ST. JOHNS, Canada -- After 36 hours of snowfall, Canadians are saying that there is just "too much snow."
The snow was so high, it blocked most residents' doors and garages.
In the video above, doorbell camera captures a lapsed video showing a home in St. Johns being buried under the heavy snowfall.
People in that city had to dig out their yards after a record 76.2 centimeters fell.
There have been no reports of injuries, though some had to be evacuated from their homes in the outer area of St. John's because of an avalanche.
A state of emergency remains in effect for St. John's, with winds still howling at more than 90 kilometers an hour.
The premier of Newfoundland has formally asked the federal government for assistance, including mobilizing the armed forces.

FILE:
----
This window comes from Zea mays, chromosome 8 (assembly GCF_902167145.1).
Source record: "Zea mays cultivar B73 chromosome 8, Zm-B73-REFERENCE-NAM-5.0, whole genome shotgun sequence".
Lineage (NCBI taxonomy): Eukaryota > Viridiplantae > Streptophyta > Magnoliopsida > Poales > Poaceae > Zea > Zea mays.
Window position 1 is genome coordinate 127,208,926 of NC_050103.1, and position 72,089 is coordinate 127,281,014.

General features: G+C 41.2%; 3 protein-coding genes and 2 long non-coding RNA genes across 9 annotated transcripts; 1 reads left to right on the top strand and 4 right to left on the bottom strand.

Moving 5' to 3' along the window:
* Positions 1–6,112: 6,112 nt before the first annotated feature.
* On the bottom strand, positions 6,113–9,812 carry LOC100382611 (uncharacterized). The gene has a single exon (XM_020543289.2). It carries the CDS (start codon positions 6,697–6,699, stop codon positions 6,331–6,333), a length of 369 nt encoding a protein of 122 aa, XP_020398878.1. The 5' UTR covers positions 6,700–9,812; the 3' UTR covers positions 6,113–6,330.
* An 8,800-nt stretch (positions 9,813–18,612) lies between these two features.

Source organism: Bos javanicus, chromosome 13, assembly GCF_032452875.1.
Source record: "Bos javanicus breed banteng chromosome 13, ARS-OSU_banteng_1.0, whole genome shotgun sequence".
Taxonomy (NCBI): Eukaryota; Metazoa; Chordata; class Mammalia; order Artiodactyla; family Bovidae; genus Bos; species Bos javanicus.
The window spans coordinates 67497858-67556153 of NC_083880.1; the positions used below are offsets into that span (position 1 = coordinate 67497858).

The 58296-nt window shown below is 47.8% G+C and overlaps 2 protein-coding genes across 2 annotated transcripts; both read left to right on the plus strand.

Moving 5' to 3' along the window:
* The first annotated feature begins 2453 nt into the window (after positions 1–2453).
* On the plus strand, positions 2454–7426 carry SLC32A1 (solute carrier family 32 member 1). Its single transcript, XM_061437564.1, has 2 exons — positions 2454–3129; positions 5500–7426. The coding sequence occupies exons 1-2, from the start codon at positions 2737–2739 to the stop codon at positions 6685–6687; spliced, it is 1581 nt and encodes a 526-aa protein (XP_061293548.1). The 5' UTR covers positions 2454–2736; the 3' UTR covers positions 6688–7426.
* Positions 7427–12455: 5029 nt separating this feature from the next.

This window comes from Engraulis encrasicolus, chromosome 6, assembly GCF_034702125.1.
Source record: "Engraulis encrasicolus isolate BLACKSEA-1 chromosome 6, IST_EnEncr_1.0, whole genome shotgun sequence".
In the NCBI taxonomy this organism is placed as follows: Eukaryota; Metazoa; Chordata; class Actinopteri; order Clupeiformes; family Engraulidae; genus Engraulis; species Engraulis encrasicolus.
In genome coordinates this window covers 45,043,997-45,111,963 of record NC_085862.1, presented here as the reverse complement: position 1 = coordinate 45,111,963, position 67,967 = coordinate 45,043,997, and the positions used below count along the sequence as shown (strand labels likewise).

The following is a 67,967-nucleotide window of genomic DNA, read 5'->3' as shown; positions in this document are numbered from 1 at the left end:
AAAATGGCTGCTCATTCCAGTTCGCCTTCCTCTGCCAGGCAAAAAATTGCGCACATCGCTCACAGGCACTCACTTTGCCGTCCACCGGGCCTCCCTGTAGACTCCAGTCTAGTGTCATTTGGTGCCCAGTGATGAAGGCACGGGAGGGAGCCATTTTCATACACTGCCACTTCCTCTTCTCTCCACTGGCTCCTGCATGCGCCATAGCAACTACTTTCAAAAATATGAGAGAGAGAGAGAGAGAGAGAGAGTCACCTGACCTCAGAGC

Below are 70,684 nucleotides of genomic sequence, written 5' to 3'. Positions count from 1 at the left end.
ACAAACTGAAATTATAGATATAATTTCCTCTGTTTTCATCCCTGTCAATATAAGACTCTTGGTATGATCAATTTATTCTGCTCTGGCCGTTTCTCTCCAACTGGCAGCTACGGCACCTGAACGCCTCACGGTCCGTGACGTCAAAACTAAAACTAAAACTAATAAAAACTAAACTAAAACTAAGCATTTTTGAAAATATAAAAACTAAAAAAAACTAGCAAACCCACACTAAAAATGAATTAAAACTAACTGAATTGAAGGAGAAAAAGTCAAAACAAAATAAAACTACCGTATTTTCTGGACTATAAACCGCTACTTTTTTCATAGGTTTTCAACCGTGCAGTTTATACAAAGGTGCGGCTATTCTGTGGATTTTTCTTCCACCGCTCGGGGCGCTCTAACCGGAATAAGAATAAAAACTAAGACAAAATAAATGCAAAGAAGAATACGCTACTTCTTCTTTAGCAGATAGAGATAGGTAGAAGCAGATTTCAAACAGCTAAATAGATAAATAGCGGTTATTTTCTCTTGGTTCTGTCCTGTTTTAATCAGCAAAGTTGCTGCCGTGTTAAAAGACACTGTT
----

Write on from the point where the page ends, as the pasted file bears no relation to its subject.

Officials say they will help in any way they can, including using reservists in the area to help with snow removal.
Getting access to the hospital is priority number one for some families.
"So, we have a real issue right now with people who are on dialysis and getting access to the hospital. That's a big priority," said neighbor Seamus O'reagan. "You also have chemo patients who need to get in and out of that hospital in St. John's and as well, you've had your workers in that hospital, some of whom are going out for about 36 to 38 hours."
With roads that have turned into ski hills, many are searching for the fun in the midst of such a mess.
Newfoundlanders certainly have the most shoveling to do, but right across the country, Canadians are dealing with wild winter weather.
Southern Manitoba is under a winter storm warning with strong winds and snowfall of up to 25 centimeters expected.
Meanwhile, Toronto is in the midst of its first blast of winter, so far this year.
In British Columbia, more snow is expected with avalanche risks on the south coast.
Meanwhile, Victoria is bracing for flooding with high rainfall amounts expected over the next day.
CNN contributed to this article.
36 hours of steady snowfall leaves neighbors trapped inside homes
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